Ireland's problems continued to dominate the last day of a European Union finance ministers meeting in Brussels Wednesday, as the EU announced it was preparing plans for a possible bailout.
European Finance Commissioner Olli Rehn told reporters that Ireland has agreed to work with experts from the International Monetary Fund, the European Union and the European Central Bank to look at options for rescuing the country's troubled banking sector.
While praising Irish government's commitment to resolve its fiscal problems, Rehn also left open chances of an eventual EU rescue package, similar to the one the 27-member bloc cobbled for Greece earlier this year.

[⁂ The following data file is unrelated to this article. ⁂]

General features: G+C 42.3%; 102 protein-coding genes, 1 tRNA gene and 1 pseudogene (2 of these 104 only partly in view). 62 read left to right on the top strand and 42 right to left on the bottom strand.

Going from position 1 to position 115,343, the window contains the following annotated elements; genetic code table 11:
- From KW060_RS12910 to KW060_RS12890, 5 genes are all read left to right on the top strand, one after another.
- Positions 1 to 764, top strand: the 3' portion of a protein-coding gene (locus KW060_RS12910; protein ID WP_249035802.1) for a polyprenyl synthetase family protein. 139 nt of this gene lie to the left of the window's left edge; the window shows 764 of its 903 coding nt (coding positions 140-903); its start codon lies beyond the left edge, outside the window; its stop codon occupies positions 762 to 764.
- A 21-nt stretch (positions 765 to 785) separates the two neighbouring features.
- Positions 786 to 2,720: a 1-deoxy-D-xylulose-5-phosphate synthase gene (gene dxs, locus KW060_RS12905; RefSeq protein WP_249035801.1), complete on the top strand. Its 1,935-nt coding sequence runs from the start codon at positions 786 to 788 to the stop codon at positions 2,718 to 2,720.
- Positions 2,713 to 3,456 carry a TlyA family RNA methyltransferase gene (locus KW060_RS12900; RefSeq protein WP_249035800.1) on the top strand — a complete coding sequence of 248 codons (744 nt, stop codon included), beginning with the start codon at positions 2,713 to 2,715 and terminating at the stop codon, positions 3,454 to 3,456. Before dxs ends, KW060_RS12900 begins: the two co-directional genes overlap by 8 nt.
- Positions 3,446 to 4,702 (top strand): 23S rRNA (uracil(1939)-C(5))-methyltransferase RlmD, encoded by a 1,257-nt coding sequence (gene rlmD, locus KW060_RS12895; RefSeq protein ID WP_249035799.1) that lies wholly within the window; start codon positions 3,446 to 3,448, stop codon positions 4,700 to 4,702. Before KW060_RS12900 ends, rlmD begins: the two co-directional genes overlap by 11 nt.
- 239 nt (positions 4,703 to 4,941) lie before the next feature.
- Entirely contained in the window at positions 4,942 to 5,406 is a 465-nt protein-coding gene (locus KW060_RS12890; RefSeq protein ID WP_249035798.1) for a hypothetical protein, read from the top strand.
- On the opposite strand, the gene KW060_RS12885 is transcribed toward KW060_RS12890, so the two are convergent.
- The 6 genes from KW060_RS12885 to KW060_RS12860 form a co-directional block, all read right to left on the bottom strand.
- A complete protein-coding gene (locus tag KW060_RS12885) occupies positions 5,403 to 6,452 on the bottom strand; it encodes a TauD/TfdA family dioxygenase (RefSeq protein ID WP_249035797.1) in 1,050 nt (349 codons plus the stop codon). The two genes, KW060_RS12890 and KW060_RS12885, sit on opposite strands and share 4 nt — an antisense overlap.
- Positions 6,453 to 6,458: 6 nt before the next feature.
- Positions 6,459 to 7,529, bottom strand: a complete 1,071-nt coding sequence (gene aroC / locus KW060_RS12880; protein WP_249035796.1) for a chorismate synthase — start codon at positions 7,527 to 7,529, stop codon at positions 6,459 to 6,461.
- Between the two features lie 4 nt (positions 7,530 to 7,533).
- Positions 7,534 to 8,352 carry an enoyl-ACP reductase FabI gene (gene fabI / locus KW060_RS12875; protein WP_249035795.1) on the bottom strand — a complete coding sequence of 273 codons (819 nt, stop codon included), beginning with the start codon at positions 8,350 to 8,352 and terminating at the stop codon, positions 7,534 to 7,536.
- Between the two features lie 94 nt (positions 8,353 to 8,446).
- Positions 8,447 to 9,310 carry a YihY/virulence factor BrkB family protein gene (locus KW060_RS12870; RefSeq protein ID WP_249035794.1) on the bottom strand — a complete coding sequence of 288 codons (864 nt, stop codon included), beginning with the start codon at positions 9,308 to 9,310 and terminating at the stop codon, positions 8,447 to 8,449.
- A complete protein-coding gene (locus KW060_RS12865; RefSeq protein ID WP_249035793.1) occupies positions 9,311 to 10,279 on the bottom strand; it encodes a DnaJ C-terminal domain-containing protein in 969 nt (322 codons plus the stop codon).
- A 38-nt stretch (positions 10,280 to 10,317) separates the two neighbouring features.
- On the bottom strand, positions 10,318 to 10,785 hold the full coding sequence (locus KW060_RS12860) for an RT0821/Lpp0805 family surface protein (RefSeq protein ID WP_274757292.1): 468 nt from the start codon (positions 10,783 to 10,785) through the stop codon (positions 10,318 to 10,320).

"This can be regarded as an intensification of preparations of a potential program in case it is requested and deemed necessary," Rehn said.
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Ireland is struggling with an enormous public deficit - expected to be more than 30 percent of its gross domestic product this year. That is 10 times the cap set for European Union member states and well above the Greek deficit.
But the Irish government has so far rebuffed talk of an EU bailout - although it is open to possible help in turning its banking sector around. Dublin has already spent about $61 billion to shore up its ailing banks.
There are fears Ireland's financial problems could spread to other parts of the European Union. Portugal is also struggling with a large public deficit and debt. In remarks at a Brussels policy center Monday, the EU's permanent president Herman Van Rompuy warned the financial survival of the 16 countries - including Ireland - that form the euro currency zone was critical.